July 5, 2000 - From the July, 2000 issue

Chinatown Cornfield's Challengers Won't Quit Dreaming of Open Space

The community neighboring the vacant Cornfield site in Chinatown is in desperate need of parks, schools and jobs--priorities that are often in conflict with each other. A Majestic Realty plan supported by the Mayor to build warehouses on the Cornfield would allegedly create nearly 1,000 (low-wage) jobs. Here author Robert Garcia, Senior Attorney and Director of L.A.'s Environmental Defense, and co-authors Lewis MacAdams, Chi Mui, and Juanita Tate of CCSLA, argue that the community's need for schools, parks and the site's historic and cultural value outweigh the unreliable promise of low-wage jobs. TPR is pleased to forward the debate with this account.

The Chinatown Cornfield is a 47-acre rail yard in downtown Los Angeles that has been vacant for ten years. Included on the site is the Zanja Madre, the "mother ditch" that first brought water from the Los Angeles River to the birthplace of L.A.-Olvera Street-in 1781 and the Juan Bautista de Anza National Millennium Trail. Both need to be preserved as part of our national heritage and the Spanish and Mexican cultural heritage of Los Angeles. But, more importantly, this last vast open space in downtown offers a once-in-a-century opportunity to create a world-class park, playground, school, bikeway, and mixed-use complex while at the same time restoring a critical section of the Los Angeles River. To achieve this dream, a broad multicultural coalition of community, environmental, civil rights, historic preservation and business interests has been put together to bring badly needed parkland to a city and a neighborhood that is park poor.

Los Angeles has fewer acres of park per thousand residents than any major city in the country. The Cornfield could provide land for a multitude of uses enriching and enhancing the quality of life of the surrounding residents.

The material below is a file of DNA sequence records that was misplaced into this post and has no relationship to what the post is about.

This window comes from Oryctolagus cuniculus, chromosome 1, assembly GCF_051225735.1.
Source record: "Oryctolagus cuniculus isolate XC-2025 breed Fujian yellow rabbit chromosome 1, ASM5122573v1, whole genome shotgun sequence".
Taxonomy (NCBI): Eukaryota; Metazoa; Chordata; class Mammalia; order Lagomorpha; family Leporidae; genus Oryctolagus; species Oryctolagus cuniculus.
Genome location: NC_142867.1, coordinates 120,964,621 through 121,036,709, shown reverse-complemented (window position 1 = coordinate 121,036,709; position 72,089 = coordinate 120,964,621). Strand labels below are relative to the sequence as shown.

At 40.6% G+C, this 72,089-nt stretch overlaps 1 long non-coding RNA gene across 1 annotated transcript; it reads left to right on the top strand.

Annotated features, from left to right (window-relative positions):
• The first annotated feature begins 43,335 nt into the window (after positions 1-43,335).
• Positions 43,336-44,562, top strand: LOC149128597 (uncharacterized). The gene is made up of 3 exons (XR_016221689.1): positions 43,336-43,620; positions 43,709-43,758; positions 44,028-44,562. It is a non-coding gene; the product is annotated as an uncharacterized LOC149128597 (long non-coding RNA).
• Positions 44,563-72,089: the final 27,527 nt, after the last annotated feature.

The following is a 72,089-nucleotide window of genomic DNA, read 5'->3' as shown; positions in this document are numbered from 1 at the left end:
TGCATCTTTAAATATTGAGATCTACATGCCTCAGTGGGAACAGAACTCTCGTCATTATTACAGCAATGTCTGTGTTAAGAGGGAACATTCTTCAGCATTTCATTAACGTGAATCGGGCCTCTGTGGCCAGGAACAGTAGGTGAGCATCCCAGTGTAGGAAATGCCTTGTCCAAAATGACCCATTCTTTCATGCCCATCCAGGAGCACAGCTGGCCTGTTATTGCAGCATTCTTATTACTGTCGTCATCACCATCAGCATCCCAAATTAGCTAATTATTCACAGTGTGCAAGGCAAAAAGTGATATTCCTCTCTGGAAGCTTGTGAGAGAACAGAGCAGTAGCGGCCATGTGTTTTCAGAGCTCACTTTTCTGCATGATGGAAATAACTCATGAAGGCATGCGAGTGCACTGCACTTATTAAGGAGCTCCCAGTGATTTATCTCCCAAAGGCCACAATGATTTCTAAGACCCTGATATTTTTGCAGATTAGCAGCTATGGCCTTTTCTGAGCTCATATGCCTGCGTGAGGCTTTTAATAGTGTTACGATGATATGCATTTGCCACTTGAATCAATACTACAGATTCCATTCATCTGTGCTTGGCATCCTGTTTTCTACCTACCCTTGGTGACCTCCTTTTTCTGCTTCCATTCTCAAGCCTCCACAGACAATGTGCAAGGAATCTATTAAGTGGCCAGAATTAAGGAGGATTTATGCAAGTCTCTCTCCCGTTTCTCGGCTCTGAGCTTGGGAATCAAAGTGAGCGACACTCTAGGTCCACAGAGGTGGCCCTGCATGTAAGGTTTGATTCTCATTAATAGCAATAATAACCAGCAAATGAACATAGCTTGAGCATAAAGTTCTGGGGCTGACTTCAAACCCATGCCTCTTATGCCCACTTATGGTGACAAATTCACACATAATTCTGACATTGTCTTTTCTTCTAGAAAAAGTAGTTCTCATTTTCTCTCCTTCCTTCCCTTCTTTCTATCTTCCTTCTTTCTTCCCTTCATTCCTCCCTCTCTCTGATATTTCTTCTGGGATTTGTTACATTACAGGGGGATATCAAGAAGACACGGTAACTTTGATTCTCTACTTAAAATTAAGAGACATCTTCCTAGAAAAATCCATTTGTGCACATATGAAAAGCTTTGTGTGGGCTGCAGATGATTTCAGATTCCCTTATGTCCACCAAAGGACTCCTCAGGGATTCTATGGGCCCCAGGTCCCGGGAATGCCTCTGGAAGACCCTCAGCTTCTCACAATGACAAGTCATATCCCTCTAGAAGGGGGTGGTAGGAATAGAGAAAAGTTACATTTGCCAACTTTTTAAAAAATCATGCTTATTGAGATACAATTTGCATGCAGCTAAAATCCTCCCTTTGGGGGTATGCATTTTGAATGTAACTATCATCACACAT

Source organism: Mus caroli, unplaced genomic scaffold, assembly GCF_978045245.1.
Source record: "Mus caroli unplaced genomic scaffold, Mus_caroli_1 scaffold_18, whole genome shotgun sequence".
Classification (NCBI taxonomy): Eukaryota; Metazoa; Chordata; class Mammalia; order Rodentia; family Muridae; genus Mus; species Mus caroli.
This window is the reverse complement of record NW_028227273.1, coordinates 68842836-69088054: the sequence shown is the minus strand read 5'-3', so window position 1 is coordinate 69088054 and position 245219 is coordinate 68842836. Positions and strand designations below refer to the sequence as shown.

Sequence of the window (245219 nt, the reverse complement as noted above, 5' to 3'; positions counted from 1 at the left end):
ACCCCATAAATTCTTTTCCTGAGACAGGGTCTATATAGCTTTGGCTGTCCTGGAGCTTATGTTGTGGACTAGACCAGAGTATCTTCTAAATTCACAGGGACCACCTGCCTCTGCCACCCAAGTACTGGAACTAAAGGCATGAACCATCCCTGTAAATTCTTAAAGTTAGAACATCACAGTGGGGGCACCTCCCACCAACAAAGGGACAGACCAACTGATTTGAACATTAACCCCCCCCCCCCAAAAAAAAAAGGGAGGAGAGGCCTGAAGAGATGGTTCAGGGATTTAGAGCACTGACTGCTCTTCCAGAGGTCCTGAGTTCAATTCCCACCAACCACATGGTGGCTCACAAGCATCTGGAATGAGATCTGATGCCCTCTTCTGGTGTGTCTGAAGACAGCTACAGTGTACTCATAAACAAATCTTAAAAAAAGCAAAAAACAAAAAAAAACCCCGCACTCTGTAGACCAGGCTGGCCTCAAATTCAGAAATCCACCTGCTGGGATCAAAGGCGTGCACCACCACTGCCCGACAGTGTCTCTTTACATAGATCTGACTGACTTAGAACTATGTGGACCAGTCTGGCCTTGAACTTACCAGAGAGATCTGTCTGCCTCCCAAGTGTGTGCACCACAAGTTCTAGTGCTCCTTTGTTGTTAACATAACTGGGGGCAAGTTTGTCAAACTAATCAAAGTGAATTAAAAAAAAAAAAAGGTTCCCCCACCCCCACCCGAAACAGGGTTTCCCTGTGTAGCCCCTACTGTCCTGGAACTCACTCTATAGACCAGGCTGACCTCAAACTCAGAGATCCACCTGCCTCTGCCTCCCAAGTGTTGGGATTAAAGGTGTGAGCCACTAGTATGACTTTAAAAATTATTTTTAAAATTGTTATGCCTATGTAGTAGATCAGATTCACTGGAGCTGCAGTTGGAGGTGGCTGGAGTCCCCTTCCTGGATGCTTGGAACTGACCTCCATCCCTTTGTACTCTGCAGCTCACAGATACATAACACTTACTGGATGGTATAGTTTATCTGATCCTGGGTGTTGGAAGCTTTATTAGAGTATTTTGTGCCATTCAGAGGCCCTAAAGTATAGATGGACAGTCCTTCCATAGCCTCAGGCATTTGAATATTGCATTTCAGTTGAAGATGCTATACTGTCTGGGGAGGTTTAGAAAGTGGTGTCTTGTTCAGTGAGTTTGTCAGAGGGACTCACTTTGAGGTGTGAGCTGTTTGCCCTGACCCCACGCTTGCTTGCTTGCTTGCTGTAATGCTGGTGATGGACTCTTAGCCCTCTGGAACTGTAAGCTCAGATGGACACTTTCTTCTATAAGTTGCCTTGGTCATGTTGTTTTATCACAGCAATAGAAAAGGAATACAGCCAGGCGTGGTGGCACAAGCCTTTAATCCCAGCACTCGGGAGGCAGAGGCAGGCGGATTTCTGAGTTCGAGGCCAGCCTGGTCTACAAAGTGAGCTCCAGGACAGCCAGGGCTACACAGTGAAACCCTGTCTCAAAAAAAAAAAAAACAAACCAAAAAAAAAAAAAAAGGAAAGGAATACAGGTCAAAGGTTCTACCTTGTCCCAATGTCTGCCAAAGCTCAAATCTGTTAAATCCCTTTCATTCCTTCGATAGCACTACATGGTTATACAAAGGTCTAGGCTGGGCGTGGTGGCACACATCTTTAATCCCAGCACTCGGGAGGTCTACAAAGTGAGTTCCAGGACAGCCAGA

One such mixed-use could be a park and middle school, high school or K-8 school in Chinatown-which currently has no middle school or high school facilities and buses its children 45 minutes to school and back everyday. The Cornfield could also provide badly needed recreation and open space for the neighboring William Mead Housing Project-currently sandwiched between the men's jail and the rail yard.The playground in the Mead housingproject has been closed because of contamination.

The children in these neighborhoods don't have adequate access to cars or to a decent transit system that would enable them to reach parks in other neighborhoods. They have been deprived of one of the simple joys of childhood-playing in a park.

Remarkably, the money is available to make this park happen. Last March the people of California passed Propositions 12 and 13 (the park and water bonds) in an attempt to help create the kind of community they want-a neighborhood which includes open space. In addition, the State budget already includes money to restore the Los Angeles River, federal and State clean up funds are available to address concerns about contamination from old railway operations, and the Los Angeles Unified School District-in desperate need of new schools-has funds that could be available under 1997's Proposition BB.